Allow us to quote from the fountain of knowledge that is Wikipedia:
"Numerous early Christian martyrs were named Valentine. The Valentines honored on February 14 are Valentine of Rome (Valentinus presb. m. Romae) and Valentine of Terni (Valentinus ep. Interamnensis m. Romae). Valentine of Rome was a priest in Rome who was martyred about AD 269 and was buried on the Via Flaminia. His relics are at the Church of Saint Praxed in Rome, and at Whitefriar Street Carmelite Church in Dublin, Ireland.
No romantic elements are present in the original early medieval biographies of either of these martyrs. By the time a Saint Valentine became linked to romance in the 14th century, distinctions between Valentine of Rome and Valentine of Terni were utterly lost."
How very interesting. It seems that if romance was not originally linked to the martyrs, then someone has indeed, through the centuries, warped the tradition of worship to include a romantic element. What is the bet some guy in a toga wanted to ask out the pretty blonde in his village and tried to impress her with tales of romantic worship, an excuse if you will, in order to win her affections? Are our historical anachronisms accurate? Who cares! The whole thing is clearly sham-town anyhow. We think some toss-pot and Sienna Miller should star in the movie adaptation, Valentine's Day: one man's quest to score a date.
It's our duty to give the people what they want, so strap in for the lowdown on the traditional offerings in film this Valentine's Day weekend, as well as the downright unusual.
Aronofsky's latest offering showcases Natalie Portman in her best role to date as fragile, emotionally volatile prima ballerina, Nina. Finally, cast in both lead roles as the black swan and the white swan for her company's take on Swan Lake, this film is an examination of the performing psyche and the passion that drives art, emotion, and life. With outstanding performances from both Portman and Kunis (as rival ballerina, Lily), Black Swan is terrifyingly good. The dancing is exquisite and the way the camera moves in and out, almost as if following the very breath of each movement, will shock you with the skill involved if nothing else here appeals.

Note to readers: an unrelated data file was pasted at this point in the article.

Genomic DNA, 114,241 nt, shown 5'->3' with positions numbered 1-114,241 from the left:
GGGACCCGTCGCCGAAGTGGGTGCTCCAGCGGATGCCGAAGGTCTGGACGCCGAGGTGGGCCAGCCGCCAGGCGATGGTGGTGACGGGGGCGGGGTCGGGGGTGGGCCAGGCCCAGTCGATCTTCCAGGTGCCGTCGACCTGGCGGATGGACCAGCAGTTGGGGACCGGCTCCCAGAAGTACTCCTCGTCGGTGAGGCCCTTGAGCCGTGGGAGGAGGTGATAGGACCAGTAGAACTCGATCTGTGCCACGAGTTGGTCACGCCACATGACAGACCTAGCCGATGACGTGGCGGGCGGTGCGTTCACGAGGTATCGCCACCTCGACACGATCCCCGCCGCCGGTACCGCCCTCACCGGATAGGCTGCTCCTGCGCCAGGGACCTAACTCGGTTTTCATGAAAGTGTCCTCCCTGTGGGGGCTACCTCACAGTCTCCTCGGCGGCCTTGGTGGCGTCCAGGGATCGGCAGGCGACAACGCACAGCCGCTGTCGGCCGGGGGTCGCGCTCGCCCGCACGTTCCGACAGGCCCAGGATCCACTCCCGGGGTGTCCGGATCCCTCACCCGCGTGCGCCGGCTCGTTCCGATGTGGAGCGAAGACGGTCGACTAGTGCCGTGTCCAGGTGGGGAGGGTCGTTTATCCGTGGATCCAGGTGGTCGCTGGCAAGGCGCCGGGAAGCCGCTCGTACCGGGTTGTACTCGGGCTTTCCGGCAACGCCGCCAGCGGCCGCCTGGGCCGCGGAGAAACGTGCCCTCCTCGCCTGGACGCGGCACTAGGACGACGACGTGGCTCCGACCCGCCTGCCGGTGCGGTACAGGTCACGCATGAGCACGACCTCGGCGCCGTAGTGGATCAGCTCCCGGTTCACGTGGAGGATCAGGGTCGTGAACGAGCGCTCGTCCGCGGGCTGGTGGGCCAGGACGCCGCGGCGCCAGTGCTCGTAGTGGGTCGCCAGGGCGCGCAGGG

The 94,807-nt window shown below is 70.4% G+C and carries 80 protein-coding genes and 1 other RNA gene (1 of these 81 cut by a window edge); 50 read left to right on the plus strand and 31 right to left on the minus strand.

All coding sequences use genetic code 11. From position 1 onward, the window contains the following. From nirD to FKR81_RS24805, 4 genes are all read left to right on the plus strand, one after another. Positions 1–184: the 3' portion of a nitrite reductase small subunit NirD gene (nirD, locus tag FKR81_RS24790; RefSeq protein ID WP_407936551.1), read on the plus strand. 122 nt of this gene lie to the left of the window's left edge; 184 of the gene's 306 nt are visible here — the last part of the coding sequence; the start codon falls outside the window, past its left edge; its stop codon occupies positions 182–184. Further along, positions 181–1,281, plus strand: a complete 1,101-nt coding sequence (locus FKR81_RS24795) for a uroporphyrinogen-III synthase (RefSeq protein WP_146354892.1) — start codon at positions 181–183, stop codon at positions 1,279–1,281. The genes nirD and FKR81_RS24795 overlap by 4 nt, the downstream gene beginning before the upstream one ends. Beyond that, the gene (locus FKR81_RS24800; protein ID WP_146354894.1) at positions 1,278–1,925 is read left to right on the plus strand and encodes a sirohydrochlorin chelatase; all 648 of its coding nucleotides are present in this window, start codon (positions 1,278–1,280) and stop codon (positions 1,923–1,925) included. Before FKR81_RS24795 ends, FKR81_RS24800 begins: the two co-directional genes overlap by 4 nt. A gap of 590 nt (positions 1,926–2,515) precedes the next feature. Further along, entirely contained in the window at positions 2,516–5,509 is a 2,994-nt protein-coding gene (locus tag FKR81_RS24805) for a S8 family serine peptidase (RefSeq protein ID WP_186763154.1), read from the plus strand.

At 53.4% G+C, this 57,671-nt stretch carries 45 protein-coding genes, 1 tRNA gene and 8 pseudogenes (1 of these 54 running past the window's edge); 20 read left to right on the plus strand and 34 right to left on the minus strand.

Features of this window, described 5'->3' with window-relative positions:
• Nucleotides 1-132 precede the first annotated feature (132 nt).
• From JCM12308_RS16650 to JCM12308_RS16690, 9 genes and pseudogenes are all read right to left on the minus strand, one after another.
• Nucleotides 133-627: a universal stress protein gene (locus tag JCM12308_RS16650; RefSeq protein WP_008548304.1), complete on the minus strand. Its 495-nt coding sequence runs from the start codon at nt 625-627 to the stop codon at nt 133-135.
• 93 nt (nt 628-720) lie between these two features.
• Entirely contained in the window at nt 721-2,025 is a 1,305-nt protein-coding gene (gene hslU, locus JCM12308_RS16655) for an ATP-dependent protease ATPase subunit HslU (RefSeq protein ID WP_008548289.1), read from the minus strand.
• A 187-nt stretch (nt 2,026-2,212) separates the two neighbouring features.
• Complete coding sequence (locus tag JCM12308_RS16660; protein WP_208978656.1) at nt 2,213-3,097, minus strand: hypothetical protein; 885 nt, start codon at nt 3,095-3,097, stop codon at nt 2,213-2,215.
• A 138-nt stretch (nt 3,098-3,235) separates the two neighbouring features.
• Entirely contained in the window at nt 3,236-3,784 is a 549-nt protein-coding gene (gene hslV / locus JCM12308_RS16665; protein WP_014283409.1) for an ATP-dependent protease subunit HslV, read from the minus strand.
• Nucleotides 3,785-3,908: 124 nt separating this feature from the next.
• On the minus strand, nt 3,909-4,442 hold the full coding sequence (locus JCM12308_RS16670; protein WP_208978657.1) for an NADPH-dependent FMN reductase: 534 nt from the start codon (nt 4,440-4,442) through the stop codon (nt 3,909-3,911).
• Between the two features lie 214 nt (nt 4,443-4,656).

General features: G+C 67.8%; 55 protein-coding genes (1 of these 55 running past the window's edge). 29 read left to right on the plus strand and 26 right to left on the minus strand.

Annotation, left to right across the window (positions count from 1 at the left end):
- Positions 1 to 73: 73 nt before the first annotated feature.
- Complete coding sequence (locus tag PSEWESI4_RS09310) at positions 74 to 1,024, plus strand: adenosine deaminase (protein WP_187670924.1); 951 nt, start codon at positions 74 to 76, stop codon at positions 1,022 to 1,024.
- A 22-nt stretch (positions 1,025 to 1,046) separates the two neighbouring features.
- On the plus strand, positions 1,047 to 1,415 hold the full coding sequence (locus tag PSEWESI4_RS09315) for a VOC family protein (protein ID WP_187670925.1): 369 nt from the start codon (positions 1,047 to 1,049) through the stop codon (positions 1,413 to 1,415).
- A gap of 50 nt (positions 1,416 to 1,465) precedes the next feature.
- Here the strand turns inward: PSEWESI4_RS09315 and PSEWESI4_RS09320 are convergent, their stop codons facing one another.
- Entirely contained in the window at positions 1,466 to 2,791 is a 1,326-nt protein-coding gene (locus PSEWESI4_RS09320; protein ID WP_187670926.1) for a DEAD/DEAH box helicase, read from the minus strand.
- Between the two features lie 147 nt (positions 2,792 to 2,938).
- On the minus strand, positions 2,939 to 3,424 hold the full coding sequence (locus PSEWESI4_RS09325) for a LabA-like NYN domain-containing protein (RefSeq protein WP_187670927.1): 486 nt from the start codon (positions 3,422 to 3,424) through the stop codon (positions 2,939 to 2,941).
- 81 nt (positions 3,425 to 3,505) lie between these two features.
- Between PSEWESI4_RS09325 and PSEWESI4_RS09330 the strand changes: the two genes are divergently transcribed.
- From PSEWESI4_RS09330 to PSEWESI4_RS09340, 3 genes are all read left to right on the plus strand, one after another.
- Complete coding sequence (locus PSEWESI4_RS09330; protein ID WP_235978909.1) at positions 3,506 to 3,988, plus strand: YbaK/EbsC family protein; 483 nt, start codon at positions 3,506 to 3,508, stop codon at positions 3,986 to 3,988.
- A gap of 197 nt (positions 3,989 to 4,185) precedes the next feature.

Romance Factor: 2 (but you'll love it anyway)
No Strings Attached
Gosh, really? From Oscar-winning (we hope!) to downright cheesy, both the premise for this film and the stars (bar Portman) are just--well, we liken it to a beach full of garbage--fetid and unappealing? That seems right. From the trailer below, you'll see the Portman is ultimately likeable in anything (just as well, because she may be in just about every film out this year) and that the writers even throw poor doggy Ashton Kutcher some bacon, in the form of decent punchlines. If traditional, no-brainer rom-coms are your thing, please apply within (pun very much intended).
Romance Factor: 3
The indie pairing of Michelle Williams and Ryan Gosling here? It just works. So. Well. Both have graduated from sappier romantic fare (Williams from Dawson, uh, we mean, Dawson's Creek and Gosling from The Notebook). Watch this and we'll guarantee it provides a checklist of what NOT to do. Girls all over the damn country will be writing letters to their mothers saying 'please don't let me do any of these things' and enclosing a DVD of the film. That said, this brutally realistic take that edges onto the cusp of cinema verite will make you squirm. Enjoy two extremely strong performances and relish the fact that their lives probably bare little resemblance to your own. Then tap dance on the street.
Romance Factor: 1 (you'll know why when you see it)
There's really nothing like a good British romp to get you chortling in the cinema and hashtagging obnoxiously on your iPhone (if we see you out this weekend, please refrain from doing so whilst the movie is actually running) #thosecrazybrits. We, for one, were categorically unimpressed with the overall feel of Aterton's performance in The Disappearance of Alice Creed last year, in which her whiny obnoxious rich-girl act got old fast. This, however, is a pleasant surprise. Based on the comic strip by Posy Simmonds (and later republished in graphic novel form), Tamara Drewe returns to her hometown of Dorset, a successful journalist with a new nose, a raging libido, and a tiny pair of denim shorts. In the hands of the Americans: uggh, tacky. In the hands of Director Stephen Frears (High Fidelity and The Queen, amongst other gems): bloody great fun.
Romance Factor: 4